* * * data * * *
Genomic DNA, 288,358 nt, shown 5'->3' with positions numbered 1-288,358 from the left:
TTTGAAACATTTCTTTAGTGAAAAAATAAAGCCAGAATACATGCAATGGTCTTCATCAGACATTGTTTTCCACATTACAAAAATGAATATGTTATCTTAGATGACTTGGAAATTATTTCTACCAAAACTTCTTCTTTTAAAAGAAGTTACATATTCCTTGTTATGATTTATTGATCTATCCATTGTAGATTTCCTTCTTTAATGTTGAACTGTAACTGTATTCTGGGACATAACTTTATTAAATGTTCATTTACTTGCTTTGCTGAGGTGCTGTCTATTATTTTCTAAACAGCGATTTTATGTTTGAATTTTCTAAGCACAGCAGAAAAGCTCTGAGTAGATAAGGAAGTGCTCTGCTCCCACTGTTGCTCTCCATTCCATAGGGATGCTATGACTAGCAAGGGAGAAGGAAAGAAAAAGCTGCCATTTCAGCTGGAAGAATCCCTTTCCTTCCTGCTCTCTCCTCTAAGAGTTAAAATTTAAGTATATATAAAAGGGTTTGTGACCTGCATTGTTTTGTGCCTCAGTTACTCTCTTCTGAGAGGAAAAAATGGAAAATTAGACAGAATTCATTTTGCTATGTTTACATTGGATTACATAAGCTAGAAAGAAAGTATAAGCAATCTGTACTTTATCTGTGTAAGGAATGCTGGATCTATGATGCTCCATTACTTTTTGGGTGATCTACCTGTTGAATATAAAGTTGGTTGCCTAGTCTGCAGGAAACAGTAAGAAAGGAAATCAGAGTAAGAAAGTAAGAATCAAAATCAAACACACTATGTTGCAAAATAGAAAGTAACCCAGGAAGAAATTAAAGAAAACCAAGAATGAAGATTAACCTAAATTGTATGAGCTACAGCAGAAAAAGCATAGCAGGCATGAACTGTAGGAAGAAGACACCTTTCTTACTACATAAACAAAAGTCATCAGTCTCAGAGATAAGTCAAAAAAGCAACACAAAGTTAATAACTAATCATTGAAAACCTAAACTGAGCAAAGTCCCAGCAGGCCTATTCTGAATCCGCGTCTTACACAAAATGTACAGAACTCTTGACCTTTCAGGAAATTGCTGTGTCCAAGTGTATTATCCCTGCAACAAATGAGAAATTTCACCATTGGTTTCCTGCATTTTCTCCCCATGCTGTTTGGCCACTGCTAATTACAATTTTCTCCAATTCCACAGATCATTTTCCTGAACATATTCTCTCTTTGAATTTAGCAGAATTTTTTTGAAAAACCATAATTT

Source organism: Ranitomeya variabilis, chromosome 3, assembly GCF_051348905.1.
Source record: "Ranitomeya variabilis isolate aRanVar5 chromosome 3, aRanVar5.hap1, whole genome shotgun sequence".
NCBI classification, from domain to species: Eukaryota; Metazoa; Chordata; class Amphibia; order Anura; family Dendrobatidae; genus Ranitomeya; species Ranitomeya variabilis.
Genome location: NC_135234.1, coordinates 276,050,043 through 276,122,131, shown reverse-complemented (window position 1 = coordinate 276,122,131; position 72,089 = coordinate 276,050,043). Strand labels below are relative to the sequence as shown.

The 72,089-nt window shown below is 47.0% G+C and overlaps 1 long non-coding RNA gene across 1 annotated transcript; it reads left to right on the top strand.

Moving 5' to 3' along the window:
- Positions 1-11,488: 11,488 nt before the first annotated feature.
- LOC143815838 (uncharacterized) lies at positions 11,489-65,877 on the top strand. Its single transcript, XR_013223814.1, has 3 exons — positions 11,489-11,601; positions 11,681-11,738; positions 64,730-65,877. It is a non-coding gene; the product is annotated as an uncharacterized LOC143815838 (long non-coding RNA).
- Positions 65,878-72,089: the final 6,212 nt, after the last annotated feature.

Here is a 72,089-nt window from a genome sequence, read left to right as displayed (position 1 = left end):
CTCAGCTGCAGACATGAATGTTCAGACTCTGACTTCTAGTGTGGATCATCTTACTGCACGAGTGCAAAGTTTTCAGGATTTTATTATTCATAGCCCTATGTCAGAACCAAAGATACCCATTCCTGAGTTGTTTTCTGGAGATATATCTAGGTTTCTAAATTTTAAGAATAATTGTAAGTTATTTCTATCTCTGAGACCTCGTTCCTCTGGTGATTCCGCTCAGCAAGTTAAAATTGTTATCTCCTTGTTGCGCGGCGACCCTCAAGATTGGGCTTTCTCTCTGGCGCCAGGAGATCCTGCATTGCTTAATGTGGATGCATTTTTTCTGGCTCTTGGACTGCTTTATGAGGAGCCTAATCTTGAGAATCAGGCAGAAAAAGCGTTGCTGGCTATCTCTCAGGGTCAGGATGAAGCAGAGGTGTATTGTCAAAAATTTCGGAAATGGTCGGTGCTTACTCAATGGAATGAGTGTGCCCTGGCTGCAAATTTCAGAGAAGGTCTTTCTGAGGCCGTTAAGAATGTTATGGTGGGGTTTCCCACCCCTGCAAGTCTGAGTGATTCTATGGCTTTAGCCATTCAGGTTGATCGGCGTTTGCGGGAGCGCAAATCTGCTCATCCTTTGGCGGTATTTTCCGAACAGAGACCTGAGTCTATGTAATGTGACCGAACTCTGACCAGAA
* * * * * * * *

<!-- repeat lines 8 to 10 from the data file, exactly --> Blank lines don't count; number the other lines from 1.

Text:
Moving 5' to 3' along the window:
- Positions 1-11,488: 11,488 nt before the first annotated feature.
- LOC143815838 (uncharacterized) lies at positions 11,489-65,877 on the top strand. Its single transcript, XR_013223814.1, has 3 exons — positions 11,489-11,601; positions 11,681-11,738; positions 64,730-65,877. It is a non-coding gene; the product is annotated as an uncharacterized LOC143815838 (long non-coding RNA).